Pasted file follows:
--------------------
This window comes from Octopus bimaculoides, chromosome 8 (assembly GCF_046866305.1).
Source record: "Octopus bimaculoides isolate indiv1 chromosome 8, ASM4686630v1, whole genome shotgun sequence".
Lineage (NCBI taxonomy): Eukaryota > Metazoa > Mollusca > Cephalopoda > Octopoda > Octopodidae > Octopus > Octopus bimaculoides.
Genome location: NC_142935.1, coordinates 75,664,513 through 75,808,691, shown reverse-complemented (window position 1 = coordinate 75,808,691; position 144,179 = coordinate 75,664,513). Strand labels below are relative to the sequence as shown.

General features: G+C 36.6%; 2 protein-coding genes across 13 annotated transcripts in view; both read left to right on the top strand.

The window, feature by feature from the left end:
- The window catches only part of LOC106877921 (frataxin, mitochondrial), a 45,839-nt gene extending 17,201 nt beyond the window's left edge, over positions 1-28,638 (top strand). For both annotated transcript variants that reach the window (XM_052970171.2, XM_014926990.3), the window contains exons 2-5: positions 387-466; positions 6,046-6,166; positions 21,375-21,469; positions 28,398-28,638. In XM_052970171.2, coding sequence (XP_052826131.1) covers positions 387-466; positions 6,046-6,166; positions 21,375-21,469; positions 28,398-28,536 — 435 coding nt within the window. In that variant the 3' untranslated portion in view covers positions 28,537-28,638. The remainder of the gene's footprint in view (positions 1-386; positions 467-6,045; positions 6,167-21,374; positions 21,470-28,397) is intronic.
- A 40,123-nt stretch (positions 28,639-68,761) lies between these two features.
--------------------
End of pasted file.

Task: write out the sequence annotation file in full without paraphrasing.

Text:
This window comes from Octopus bimaculoides, chromosome 8 (assembly GCF_046866305.1).
Source record: "Octopus bimaculoides isolate indiv1 chromosome 8, ASM4686630v1, whole genome shotgun sequence".
Lineage (NCBI taxonomy): Eukaryota > Metazoa > Mollusca > Cephalopoda > Octopoda > Octopodidae > Octopus > Octopus bimaculoides.
Genome location: NC_142935.1, coordinates 75,664,513 through 75,808,691, shown reverse-complemented (window position 1 = coordinate 75,808,691; position 144,179 = coordinate 75,664,513). Strand labels below are relative to the sequence as shown.

General features: G+C 36.6%; 2 protein-coding genes across 13 annotated transcripts in view; both read left to right on the top strand.

The window, feature by feature from the left end:
- The window catches only part of LOC106877921 (frataxin, mitochondrial), a 45,839-nt gene extending 17,201 nt beyond the window's left edge, over positions 1-28,638 (top strand). For both annotated transcript variants that reach the window (XM_052970171.2, XM_014926990.3), the window contains exons 2-5: positions 387-466; positions 6,046-6,166; positions 21,375-21,469; positions 28,398-28,638. In XM_052970171.2, coding sequence (XP_052826131.1) covers positions 387-466; positions 6,046-6,166; positions 21,375-21,469; positions 28,398-28,536 — 435 coding nt within the window. In that variant the 3' untranslated portion in view covers positions 28,537-28,638. The remainder of the gene's footprint in view (positions 1-386; positions 467-6,045; positions 6,167-21,374; positions 21,470-28,397) is intronic.
- A 40,123-nt stretch (positions 28,639-68,761) lies between these two features.